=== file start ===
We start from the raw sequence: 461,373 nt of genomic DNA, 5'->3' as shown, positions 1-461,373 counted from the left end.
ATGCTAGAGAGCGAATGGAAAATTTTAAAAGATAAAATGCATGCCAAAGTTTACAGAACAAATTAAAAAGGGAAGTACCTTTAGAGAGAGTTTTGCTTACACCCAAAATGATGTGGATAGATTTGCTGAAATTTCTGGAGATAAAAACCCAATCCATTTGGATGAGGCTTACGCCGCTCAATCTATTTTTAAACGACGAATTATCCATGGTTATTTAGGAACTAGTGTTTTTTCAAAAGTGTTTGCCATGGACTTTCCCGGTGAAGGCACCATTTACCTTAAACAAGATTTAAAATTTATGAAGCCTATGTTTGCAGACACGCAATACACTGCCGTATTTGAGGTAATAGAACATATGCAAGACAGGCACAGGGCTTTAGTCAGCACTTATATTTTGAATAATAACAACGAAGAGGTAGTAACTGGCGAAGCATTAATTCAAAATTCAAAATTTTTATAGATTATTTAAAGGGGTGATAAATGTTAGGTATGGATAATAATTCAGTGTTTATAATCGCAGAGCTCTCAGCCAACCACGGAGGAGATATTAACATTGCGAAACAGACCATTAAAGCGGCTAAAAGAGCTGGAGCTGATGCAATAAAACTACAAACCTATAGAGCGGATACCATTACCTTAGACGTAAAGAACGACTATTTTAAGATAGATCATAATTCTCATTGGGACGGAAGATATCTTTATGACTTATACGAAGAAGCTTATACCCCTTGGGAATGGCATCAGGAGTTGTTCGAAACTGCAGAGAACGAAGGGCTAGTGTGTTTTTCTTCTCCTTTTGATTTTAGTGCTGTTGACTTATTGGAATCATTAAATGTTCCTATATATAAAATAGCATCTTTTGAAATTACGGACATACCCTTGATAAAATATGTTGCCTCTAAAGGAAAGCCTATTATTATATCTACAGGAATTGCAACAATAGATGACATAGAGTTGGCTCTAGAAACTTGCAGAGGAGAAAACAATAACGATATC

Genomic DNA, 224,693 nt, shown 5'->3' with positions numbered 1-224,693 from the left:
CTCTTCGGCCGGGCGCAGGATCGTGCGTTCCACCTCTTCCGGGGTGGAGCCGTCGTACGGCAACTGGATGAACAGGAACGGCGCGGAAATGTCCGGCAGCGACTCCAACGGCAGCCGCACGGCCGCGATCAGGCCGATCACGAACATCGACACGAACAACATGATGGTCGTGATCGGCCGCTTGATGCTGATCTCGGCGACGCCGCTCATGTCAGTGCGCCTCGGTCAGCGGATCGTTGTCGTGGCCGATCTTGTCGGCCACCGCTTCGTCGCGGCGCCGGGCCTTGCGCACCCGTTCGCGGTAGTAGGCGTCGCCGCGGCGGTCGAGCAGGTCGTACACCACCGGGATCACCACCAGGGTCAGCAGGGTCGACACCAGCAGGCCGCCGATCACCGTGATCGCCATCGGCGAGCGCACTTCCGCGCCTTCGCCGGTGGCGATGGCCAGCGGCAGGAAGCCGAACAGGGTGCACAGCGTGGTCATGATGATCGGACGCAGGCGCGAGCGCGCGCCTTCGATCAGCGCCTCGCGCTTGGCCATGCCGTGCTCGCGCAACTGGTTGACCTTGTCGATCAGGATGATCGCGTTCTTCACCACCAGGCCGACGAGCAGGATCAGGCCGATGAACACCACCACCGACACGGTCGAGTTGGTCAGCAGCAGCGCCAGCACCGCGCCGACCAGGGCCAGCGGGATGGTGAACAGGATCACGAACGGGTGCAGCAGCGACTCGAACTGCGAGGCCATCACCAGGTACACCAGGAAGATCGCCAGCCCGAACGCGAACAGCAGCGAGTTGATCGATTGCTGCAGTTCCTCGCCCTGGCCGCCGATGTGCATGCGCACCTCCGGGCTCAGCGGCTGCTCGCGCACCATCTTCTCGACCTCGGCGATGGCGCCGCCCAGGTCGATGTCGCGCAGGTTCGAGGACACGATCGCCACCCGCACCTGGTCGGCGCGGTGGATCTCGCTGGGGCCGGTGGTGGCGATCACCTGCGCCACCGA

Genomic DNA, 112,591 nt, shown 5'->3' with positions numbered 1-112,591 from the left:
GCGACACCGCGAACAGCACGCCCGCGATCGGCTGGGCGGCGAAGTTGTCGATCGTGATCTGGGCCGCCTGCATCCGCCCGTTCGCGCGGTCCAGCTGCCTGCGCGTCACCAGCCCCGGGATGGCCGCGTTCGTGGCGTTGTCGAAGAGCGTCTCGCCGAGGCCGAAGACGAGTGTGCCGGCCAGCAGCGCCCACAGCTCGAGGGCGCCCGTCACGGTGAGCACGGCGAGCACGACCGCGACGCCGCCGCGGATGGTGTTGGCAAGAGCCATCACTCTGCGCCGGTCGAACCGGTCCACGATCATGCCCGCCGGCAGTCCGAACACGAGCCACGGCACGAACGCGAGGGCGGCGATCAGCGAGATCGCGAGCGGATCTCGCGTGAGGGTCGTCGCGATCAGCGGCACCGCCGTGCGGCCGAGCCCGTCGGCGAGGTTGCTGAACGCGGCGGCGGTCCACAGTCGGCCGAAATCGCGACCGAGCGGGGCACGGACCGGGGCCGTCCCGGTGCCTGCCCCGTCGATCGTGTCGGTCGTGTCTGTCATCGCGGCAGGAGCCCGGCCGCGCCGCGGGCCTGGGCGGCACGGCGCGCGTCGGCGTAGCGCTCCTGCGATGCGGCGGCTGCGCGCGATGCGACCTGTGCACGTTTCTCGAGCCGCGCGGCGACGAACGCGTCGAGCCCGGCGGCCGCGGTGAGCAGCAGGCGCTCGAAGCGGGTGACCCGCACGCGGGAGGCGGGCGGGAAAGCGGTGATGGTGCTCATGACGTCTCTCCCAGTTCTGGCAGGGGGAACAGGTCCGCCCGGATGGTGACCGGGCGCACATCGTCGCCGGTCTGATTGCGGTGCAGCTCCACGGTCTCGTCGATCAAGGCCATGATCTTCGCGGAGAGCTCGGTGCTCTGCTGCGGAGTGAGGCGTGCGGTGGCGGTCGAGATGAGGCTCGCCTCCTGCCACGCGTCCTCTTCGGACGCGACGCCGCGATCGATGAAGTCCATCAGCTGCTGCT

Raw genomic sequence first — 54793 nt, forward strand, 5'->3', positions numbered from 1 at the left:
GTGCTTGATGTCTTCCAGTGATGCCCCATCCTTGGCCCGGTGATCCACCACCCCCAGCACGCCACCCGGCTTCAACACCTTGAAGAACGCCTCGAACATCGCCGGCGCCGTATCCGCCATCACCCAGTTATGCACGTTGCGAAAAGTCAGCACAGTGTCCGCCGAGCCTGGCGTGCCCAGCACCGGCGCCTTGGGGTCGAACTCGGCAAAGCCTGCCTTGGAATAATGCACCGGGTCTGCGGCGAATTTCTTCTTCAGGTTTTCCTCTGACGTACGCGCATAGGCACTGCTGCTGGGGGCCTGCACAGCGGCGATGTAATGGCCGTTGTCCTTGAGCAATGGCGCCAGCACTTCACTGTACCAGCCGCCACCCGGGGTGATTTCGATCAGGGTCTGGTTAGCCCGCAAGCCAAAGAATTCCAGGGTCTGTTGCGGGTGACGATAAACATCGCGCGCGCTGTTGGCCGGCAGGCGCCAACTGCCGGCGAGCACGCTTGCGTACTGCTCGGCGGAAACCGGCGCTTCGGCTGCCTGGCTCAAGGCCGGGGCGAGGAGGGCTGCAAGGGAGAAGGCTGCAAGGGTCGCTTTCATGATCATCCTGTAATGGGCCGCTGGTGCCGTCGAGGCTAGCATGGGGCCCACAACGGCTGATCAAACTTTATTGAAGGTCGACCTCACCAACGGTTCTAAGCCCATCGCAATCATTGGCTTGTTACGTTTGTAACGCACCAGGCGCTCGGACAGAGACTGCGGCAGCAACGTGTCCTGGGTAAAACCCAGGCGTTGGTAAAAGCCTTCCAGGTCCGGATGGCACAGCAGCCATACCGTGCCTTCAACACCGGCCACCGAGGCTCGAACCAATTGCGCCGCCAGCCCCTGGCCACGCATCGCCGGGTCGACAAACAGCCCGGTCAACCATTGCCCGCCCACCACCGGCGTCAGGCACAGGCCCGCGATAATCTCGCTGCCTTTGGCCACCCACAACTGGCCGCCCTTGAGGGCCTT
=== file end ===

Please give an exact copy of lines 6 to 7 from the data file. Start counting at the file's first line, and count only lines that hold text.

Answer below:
GCGACACCGCGAACAGCACGCCCGCGATCGGCTGGGCGGCGAAGTTGTCGATCGTGATCTGGGCCGCCTGCATCCGCCCGTTCGCGCGGTCCAGCTGCCTGCGCGTCACCAGCCCCGGGATGGCCGCGTTCGTGGCGTTGTCGAAGAGCGTCTCGCCGAGGCCGAAGACGAGTGTGCCGGCCAGCAGCGCCCACAGCTCGAGGGCGCCCGTCACGGTGAGCACGGCGAGCACGACCGCGACGCCGCCGCGGATGGTGTTGGCAAGAGCCATCACTCTGCGCCGGTCGAACCGGTCCACGATCATGCCCGCCGGCAGTCCGAACACGAGCCACGGCACGAACGCGAGGGCGGCGATCAGCGAGATCGCGAGCGGATCTCGCGTGAGGGTCGTCGCGATCAGCGGCACCGCCGTGCGGCCGAGCCCGTCGGCGAGGTTGCTGAACGCGGCGGCGGTCCACAGTCGGCCGAAATCGCGACCGAGCGGGGCACGGACCGGGGCCGTCCCGGTGCCTGCCCCGTCGATCGTGTCGGTCGTGTCTGTCATCGCGGCAGGAGCCCGGCCGCGCCGCGGGCCTGGGCGGCACGGCGCGCGTCGGCGTAGCGCTCCTGCGATGCGGCGGCTGCGCGCGATGCGACCTGTGCACGTTTCTCGAGCCGCGCGGCGACGAACGCGTCGAGCCCGGCGGCCGCGGTGAGCAGCAGGCGCTCGAAGCGGGTGACCCGCACGCGGGAGGCGGGCGGGAAAGCGGTGATGGTGCTCATGACGTCTCTCCCAGTTCTGGCAGGGGGAACAGGTCCGCCCGGATGGTGACCGGGCGCACATCGTCGCCGGTCTGATTGCGGTGCAGCTCCACGGTCTCGTCGATCAAGGCCATGATCTTCGCGGAGAGCTCGGTGCTCTGCTGCGGAGTGAGGCGTGCGGTGGCGGTCGAGATGAGGCTCGCCTCCTGCCACGCGTCCTCTTCGGACGCGACGCCGCGATCGATGAAGTCCATCAGCTGCTGCT

Raw genomic sequence first — 54793 nt, forward strand, 5'->3', positions numbered from 1 at the left: